EU losing trust in Ukraine over gas transit row - Slovak PM
14/01/2009 17:12 NOVO-OGARYOVO, January 14 (RIA Novosti) - European partners are losing trust in Ukraine over problems with Russian gas transits to the EU, the Slovak prime minister said on Wednesday at talks with his Russian counterpart Vladimir Putin.
The Prime ministers of Slovakia, Bulgaria and Moldova, which have been badly affected by the gas dispute between Ukraine and Russia, gathered for emergency gas talks at Putin's residence outside Moscow to try and resolve the crisis and resume gas supplies to Europe.
"I told [Ukrainian Prime Minister] Tymoshenko: Ukraine is losing the trust of European partners due to its behavior," Robert Fico said, adding that his country was not going to judge who was to blame in the Russia-Ukraine gas dispute.
Earlier Slovakia warned the country would run out of gas within 12 days if gas flows from Russia were not resumed.
For a second day Russia said that Ukraine's national energy company Naftogaz had refused to accept Russian gas due to be transited to Europe.
Commenting on the concerns of his European partners, Putin said Russia's conflict with Ukraine was only about gas supplies to Ukraine itself, not about gas flow through the country.
"This is a conflict over supplies, conditions and the price of gas for Ukraine itself," the Russian premier said.
Russian energy giant Gazprom earlier said that as Ukraine had refused a preferential price of $250 per 1,000 cubic meters it would now have to pay "the average European market price of $450-470."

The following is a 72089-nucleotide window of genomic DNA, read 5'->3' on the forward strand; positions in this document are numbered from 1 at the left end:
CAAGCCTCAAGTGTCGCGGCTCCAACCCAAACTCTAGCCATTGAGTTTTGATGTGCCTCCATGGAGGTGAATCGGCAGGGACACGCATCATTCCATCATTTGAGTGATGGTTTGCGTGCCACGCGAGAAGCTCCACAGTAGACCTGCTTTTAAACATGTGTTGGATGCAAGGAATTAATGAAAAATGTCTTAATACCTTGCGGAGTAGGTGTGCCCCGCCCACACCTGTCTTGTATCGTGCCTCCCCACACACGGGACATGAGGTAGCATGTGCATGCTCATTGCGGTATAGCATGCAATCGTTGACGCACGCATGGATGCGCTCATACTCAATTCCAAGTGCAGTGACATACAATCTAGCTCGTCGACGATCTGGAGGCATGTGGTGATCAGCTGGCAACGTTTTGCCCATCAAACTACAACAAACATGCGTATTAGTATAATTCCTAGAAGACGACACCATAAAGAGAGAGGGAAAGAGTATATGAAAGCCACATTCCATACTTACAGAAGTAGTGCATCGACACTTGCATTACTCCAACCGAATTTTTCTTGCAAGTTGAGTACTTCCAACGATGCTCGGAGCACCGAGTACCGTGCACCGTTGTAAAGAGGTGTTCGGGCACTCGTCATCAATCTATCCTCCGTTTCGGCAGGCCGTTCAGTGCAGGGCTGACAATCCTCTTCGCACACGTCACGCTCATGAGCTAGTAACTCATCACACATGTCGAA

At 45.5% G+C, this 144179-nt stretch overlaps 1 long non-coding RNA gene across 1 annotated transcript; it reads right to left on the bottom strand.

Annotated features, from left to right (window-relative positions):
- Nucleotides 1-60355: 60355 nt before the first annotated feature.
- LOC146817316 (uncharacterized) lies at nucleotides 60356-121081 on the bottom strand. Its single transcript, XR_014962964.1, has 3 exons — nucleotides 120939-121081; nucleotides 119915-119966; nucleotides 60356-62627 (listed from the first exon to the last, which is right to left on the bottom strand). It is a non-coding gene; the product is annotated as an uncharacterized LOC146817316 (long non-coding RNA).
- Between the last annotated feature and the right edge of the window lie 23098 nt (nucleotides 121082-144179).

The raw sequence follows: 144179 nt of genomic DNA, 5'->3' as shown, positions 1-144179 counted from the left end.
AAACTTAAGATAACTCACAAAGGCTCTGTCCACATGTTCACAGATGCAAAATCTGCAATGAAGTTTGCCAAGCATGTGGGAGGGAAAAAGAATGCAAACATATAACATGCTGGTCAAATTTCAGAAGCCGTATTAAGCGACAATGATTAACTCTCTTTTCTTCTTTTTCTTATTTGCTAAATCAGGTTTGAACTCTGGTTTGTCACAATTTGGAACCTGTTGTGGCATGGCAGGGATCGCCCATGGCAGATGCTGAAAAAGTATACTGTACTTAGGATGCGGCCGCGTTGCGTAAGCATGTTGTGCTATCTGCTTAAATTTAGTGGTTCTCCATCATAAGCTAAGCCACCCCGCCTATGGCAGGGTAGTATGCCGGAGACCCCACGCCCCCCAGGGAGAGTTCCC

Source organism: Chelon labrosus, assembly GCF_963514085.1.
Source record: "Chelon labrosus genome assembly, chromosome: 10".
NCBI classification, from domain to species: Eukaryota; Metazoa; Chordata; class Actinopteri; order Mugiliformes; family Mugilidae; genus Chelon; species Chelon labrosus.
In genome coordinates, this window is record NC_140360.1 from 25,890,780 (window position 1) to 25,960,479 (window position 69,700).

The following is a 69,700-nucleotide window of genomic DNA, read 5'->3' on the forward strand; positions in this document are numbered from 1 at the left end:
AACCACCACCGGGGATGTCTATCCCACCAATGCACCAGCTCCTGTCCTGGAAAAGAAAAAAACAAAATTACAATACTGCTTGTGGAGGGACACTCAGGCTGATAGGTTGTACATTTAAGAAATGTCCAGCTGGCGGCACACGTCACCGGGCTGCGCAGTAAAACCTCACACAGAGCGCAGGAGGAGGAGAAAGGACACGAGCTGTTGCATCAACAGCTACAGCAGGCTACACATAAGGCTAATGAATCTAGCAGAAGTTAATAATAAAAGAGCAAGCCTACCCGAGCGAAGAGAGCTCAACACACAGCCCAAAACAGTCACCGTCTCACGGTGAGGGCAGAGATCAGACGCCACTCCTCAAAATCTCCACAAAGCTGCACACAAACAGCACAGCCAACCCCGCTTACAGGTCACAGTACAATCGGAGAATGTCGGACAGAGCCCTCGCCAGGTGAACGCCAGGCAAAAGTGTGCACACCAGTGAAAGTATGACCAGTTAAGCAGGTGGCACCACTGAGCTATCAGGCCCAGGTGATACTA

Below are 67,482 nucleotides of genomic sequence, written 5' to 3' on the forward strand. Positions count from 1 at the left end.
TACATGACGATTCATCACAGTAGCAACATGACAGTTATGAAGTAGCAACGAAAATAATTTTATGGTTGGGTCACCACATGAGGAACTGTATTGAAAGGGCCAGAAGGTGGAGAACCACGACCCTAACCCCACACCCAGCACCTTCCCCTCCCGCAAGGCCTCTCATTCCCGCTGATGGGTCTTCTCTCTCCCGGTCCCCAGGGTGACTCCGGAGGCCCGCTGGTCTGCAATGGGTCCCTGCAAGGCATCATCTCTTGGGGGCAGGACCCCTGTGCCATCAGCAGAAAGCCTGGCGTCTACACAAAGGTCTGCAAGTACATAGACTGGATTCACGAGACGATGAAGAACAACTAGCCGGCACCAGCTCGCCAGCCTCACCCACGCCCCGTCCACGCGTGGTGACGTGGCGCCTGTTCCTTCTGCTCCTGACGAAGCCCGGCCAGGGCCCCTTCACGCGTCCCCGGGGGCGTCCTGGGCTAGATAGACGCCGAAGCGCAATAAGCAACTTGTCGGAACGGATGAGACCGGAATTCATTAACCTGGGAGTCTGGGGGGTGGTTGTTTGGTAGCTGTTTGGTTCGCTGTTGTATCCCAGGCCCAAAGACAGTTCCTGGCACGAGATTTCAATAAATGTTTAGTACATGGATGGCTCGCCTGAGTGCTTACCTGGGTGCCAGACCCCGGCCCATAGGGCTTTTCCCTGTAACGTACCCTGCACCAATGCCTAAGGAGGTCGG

Slovakia, which also pays Russia the market price of $450 per 1,000 cubic meters, threatened "measures that have never been taken in the Slovak history," Fico said.
He added that Slovakian experts planned to discuss a number of specific proposals with Gazprom officials, unless gas supplies resume soon.
The Russian premier warned that no transit country had the right to take advantage of its position and take European gas consumers hostage.
"No transit country has the right to abuse its status, or speculate to take consumers in Europe hostage," Putin said.
He urged the European Commission to put more pressure on Kiev to ensure gas transits to Europe via Ukraine.
"European Commission members could put more pressure on the transit country to secure the interest of EU members," Putin said.
He also said Russia was ready to consider other scenarios to resume gas flows to Europe.
"We hear our Ukrainian colleagues say there are some problems, but these are not our problems. They [Ukraine] should solve these problems on their own," Putin said.
Ukraine has claimed that Russia has not provided enough "technical gas" necessary to maintain pipeline pressure and pump the required volumes to Europe. Kiev also said that Moscow had demanded a complicated transit route be used that would force Ukraine to cut its domestic supplies.
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